Tuesday, 16 May 2017

The Asian and African Impact of Portuguese Anarchism

The Asian and African Impact of Portuguese Anarchism. A review of João Freire, Freedom Fighters: Anarchist Intellectuals, Workers, and Soldiers in Portugal's History (Black Rose Books, Canada, 2000)

A good friend of mine is descended from one of the assassins in 1908 of King Carlos I of Portugal and his heir-apparent, Prince Royal Luís Filipe, which precipitated the fall of the monarchy in 1910. Overshadowed in most histories by the Spanish anarchist movement next door, the Portuguese movement may have been numerically smaller but was relatively, by head of population, a *larger* movement, with the anarcho-syndicalist General Confederation of Labour (CGT) achieving an almost totally hegemonic position in the working class until the rise of what became the quasi-fascist New State in 1927, the suppression of free labour and the imposition of what was tellingly named "national syndicalism". Its impact was also felt as far afield as Brazil and Lisbon's colonies such as Mozambique or Macau, where the early labour movements were built in part by exiled Portuguese anarchists. 

In 1892 a law was introduced in Portugal enabling the deportation of anarchist agitators to the Portuguese colonies of Angola, Azores, Guinea-Bissau, Macau, Mozambique and Timor. Sometimes deportation followed jail time in Portugal, and it typically involved further penal servitude in the colonies, sometimes followed by indefinite banishment. As Freire notes, the 1892 anti-anarchist law was followed in 1896 by a law – applied retroactively – enabling deportation for speeches and publications that promoted or defended anarchist acts, with six months in prison to be followed by indefinite deportation; any newspaper that reported on anarchist activities or police actions against anarchists also faced closure and charges against the editor.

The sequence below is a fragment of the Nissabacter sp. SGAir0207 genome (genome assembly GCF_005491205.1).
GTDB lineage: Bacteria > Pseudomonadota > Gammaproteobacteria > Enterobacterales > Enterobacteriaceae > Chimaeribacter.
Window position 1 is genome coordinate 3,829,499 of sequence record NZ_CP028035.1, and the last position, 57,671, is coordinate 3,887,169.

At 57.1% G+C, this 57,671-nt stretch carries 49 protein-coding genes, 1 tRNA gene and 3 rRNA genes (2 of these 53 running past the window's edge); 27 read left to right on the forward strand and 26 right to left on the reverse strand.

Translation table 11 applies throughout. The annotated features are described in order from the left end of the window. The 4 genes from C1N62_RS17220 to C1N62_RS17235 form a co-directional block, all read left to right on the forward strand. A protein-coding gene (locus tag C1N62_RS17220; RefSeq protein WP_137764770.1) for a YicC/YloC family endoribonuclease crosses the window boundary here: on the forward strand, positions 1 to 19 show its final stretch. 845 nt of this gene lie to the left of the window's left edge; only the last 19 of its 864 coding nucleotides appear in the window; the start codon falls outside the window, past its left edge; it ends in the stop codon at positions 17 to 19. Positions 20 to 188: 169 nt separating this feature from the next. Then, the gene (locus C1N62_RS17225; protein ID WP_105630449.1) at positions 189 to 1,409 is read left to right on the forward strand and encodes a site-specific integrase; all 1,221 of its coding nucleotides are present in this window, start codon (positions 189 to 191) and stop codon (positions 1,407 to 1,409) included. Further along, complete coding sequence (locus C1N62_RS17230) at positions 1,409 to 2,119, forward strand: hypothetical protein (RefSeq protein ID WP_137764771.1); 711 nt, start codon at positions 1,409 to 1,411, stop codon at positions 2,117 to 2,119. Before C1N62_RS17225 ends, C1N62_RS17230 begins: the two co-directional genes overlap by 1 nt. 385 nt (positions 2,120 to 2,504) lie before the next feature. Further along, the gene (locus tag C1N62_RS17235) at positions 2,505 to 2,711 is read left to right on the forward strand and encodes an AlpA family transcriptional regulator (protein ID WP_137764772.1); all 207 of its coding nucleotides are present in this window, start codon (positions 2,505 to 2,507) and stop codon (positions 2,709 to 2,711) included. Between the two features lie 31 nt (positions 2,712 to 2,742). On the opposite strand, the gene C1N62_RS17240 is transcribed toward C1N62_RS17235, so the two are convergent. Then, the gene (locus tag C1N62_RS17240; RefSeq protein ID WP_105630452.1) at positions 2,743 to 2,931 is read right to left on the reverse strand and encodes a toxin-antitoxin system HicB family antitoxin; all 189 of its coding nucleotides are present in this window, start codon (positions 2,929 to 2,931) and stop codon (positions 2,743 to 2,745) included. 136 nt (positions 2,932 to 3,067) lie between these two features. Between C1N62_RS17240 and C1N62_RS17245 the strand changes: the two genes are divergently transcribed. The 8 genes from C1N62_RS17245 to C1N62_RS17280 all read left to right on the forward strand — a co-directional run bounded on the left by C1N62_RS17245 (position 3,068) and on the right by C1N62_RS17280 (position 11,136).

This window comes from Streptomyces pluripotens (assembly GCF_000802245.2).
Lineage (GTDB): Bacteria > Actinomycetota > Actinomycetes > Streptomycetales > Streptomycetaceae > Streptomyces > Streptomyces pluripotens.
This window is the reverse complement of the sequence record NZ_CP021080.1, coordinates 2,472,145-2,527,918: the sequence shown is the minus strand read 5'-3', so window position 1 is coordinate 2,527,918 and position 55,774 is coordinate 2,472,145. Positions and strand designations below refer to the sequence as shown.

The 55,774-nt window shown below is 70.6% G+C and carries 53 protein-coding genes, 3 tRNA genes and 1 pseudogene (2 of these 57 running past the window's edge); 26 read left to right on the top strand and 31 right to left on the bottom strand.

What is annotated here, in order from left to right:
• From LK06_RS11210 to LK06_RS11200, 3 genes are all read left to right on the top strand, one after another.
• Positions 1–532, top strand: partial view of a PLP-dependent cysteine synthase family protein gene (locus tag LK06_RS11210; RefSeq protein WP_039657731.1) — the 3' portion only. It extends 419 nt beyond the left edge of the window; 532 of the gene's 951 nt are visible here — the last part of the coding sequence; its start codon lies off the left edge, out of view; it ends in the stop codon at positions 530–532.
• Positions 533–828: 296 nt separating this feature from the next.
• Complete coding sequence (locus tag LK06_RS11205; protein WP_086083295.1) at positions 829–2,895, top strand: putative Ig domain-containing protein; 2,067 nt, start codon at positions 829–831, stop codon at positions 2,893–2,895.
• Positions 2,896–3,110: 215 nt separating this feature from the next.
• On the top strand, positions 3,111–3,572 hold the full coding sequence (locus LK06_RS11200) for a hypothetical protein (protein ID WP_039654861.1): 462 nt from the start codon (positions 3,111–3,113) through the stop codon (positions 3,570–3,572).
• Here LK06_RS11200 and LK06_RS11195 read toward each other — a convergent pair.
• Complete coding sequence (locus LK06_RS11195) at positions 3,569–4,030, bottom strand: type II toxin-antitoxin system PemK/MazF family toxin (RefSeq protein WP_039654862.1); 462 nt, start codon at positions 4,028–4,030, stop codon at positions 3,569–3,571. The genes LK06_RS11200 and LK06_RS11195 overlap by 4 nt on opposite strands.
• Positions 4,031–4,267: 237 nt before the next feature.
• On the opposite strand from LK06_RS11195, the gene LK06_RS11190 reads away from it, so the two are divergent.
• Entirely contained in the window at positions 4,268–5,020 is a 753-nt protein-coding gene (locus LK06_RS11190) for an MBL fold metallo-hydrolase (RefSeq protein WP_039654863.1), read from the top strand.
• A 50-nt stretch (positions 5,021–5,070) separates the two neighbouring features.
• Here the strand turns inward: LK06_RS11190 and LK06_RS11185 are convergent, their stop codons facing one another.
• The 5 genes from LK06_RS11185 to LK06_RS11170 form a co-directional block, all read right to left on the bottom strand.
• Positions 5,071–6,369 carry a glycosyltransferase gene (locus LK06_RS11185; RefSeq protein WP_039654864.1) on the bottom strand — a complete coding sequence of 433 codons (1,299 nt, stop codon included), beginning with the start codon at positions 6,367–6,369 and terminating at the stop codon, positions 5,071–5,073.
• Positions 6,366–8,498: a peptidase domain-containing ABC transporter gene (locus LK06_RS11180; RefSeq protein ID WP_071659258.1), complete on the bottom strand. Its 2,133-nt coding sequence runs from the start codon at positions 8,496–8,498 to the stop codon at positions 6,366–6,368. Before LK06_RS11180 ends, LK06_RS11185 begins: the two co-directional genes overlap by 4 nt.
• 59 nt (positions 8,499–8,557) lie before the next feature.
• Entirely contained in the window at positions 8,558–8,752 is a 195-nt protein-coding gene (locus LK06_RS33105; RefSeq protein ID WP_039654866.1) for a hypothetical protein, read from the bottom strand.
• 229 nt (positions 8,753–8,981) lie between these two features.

As a result of these laws, several hundred anarchists were deported, mainly to East Timor; an unknown number were sent to Goa, India, and many were also sent to the African colonies and the Azores. Some continued their activities in these countries: for example, two Portuguese anarchists deported from their homeland for their political activities, José Carvalho and Manuel Coelho Traficante, started an anarchist group in Macau called The Dawn of Liberty, but were were again deported, this time to Timor, for their pains. To my knowledge The Dawn of Liberty was the first anarchist group in China - and the seeds it planted appear to have flowered exceptionally well, for south China became an anarchist stronghold, with anarcho-syndicalists building China's first modern union in Guangzhou in 1918, the Teahouse Labour Union, which drew 11,000 members from among trade guilds and teahouse employees, while British-occupied Hong Kong saw a strong IWW current develop.

Anarchist general Chen Jiongming, Governor of the Guangzhou Commune

Guangzhou even came under anarchist administration over 1921-1923 thanks to the influence of Chen Jiongming (1878-1933). According to Sanderson Beck, Chen’s anarchist-influenced federalism resulted in one of the rare instances outside of Manchuria of Chinese anarchists wielding power over a substantial region, their traditional stronghold of Guangzhou: “The anarchist general Chen Jiongming regained Guangzhou, and he called [republican general] Sun Yat-sen back in October 1920. They set up a republican government in April 1921, and 225 members of the old Parliament under the 1912 constitution elected Sun president. He [Sun] accepted the autonomy [from the Peking republican government] of the [Guangzhou] provincial government with Chen Jiongming as governor and commander of the Cantonese army. Chen promulgated a provincial constitution and limited military expenditures to 30% of the budget while reserving 20% for education… Chen Jiongming’s anarchist friends led the trade unions.” Sun later tried to dismiss Chen “but he was popular from his victories in Guangxi” and it was Sun himself who was forced to flee by Chen’s anarchist forces to Hong Kong in a British gunboat. Sadly, this example of an attempt at pragmatic anarchist counter-power appears to be poorly studied.